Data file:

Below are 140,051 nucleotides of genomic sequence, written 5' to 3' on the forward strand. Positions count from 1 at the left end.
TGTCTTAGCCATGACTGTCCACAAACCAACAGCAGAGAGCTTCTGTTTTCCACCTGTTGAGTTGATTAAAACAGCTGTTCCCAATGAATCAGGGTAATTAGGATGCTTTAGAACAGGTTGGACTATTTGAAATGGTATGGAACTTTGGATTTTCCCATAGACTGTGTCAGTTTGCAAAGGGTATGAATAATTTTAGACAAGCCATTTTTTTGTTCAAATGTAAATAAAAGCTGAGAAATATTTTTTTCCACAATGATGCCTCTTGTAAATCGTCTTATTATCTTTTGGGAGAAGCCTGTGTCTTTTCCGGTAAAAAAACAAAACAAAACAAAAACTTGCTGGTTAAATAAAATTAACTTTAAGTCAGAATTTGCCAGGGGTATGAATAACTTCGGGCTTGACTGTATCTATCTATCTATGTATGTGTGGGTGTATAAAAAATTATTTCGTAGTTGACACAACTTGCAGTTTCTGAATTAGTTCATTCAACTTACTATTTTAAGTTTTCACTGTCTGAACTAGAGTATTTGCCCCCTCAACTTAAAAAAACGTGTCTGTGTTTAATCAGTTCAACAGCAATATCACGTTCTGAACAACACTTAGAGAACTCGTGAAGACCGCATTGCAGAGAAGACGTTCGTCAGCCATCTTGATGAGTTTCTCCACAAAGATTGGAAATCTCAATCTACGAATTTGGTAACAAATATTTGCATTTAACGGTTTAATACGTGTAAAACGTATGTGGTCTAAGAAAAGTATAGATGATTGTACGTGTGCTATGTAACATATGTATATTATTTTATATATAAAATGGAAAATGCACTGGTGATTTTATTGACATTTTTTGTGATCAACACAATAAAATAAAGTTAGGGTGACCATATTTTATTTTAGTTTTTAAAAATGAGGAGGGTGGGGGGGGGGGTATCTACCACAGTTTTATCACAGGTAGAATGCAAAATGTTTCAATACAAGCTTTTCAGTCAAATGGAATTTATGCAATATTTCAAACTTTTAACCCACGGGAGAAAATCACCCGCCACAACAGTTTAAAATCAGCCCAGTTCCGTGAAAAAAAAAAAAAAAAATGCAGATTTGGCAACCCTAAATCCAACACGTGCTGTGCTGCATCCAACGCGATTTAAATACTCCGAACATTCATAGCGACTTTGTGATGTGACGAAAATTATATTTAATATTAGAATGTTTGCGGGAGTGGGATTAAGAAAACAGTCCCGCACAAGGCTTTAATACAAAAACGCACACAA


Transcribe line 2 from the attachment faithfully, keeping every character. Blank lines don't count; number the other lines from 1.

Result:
TGTCTTAGCCATGACTGTCCACAAACCAACAGCAGAGAGCTTCTGTTTTCCACCTGTTGAGTTGATTAAAACAGCTGTTCCCAATGAATCAGGGTAATTAGGATGCTTTAGAACAGGTTGGACTATTTGAAATGGTATGGAACTTTGGATTTTCCCATAGACTGTGTCAGTTTGCAAAGGGTATGAATAATTTTAGACAAGCCATTTTTTTGTTCAAATGTAAATAAAAGCTGAGAAATATTTTTTTCCACAATGATGCCTCTTGTAAATCGTCTTATTATCTTTTGGGAGAAGCCTGTGTCTTTTCCGGTAAAAAAACAAAACAAAACAAAAACTTGCTGGTTAAATAAAATTAACTTTAAGTCAGAATTTGCCAGGGGTATGAATAACTTCGGGCTTGACTGTATCTATCTATCTATGTATGTGTGGGTGTATAAAAAATTATTTCGTAGTTGACACAACTTGCAGTTTCTGAATTAGTTCATTCAACTTACTATTTTAAGTTTTCACTGTCTGAACTAGAGTATTTGCCCCCTCAACTTAAAAAAACGTGTCTGTGTTTAATCAGTTCAACAGCAATATCACGTTCTGAACAACACTTAGAGAACTCGTGAAGACCGCATTGCAGAGAAGACGTTCGTCAGCCATCTTGATGAGTTTCTCCACAAAGATTGGAAATCTCAATCTACGAATTTGGTAACAAATATTTGCATTTAACGGTTTAATACGTGTAAAACGTATGTGGTCTAAGAAAAGTATAGATGATTGTACGTGTGCTATGTAACATATGTATATTATTTTATATATAAAATGGAAAATGCACTGGTGATTTTATTGACATTTTTTGTGATCAACACAATAAAATAAAGTTAGGGTGACCATATTTTATTTTAGTTTTTAAAAATGAGGAGGGTGGGGGGGGGGGTATCTACCACAGTTTTATCACAGGTAGAATGCAAAATGTTTCAATACAAGCTTTTCAGTCAAATGGAATTTATGCAATATTTCAAACTTTTAACCCACGGGAGAAAATCACCCGCCACAACAGTTTAAAATCAGCCCAGTTCCGTGAAAAAAAAAAAAAAAAATGCAGATTTGGCAACCCTAAATCCAACACGTGCTGTGCTGCATCCAACGCGATTTAAATACTCCGAACATTCATAGCGACTTTGTGATGTGACGAAAATTATATTTAATATTAGAATGTTTGCGGGAGTGGGATTAAGAAAACAGTCCCGCACAAGGCTTTAATACAAAAACGCACACAA